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  5. "I want to have my own apartm…

"I want to have my own apartment."

Translation:Chcę mieć własne mieszkanie.

September 7, 2016



Dlaczego nie moze byc "chce miec wlasnego mieszkania."? Dziekuje


Nie ten przypadek (wrong case). "Nie chcę mieć własnego mieszkania" in Genitive would be the right answer. In a positive sentence you need Accusative.


wiec pisze sie "własnego mieszkania" w zdaniu negatywnym, i "własne mieszkanie" w zdaniu pozytywnym. Rozumiem?


So that means even though "chcieć" takes the Genitive case, "własne komputer" here is actually an object of "mieć" and hence it's in the Accusative.

Does that imply the sentence "I want to look for an apartment" would translate to "Chcę szukać mieszkania", since "szukać" takes the Genitive?


Is "Chcę mieć swoje mieszkanie" a possible sentence, and if so, does it mean something different - for instance, an apartment you already own but are trying to regain access to?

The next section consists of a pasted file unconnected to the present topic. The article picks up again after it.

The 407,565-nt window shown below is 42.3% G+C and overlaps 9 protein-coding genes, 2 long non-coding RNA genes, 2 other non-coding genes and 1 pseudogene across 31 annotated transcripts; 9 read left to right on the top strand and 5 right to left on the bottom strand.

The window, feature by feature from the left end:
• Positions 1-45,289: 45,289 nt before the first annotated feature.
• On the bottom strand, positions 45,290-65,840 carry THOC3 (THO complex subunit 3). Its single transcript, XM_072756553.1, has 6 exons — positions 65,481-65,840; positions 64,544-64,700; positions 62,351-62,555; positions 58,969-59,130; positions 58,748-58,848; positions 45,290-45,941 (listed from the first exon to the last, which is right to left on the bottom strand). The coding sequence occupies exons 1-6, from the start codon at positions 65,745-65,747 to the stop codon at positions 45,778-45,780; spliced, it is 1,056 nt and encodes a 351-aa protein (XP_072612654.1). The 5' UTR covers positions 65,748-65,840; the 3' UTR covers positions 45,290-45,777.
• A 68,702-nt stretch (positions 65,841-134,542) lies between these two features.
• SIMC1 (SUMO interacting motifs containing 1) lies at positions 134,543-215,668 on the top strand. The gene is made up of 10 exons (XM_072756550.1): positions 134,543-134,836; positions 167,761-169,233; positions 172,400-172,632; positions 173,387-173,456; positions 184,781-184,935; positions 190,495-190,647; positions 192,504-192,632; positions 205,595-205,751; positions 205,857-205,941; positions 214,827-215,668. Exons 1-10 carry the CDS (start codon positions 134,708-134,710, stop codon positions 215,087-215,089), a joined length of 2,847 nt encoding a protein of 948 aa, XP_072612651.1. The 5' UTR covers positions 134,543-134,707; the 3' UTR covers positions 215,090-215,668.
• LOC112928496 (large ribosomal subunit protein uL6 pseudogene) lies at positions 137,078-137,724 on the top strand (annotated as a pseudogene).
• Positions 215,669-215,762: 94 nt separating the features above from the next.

OK, added "swoje mieszkanie" without "własne" ("swoje własne" makes sense, although of course it gives more emphasis).


Yes, it's possible. And it doesn't really mean anything else.

Could you elaborate on your scenario? Do you mean if someone lost their keys and can't get inside?


I was thinking of a situation in which there are tenants or squatters who refuse to move out and the owner wants to regain control of the property. But of course this is a rarer scenario than the one of wanting to live alone.


Then I guess the word "odzyskać" (to... regain?) seems appropriate. And I'd use "swoje" or "moje" after, not "własne".


do you need mieć? Would "Chcę swoje własne mieszkanie." make sense?


I think that elsewhere, it was stated that it sounded rather impolite to omit the full verb succeeding the auxiliary verb. Otherwise, I for myself would have argued that omitting the full verb after the auxiliary verb sounded simply incomplete, as if you were still a learner of the language, deriving from a completely different language stem, thus unfamiliar with the details of the language in which you just spoke. In Germany, it's a feature spot frequently with migrants from Turkey or the Middle East, when certain parts of a sentence are involuntarily omitted because they yet not spoke German fluently. They would omit prepositions as well as verbs when accompanied by auxiliary verb. Thus, I would argue that you should still add it to your sentence, although you may by now have answered this question for yourself.

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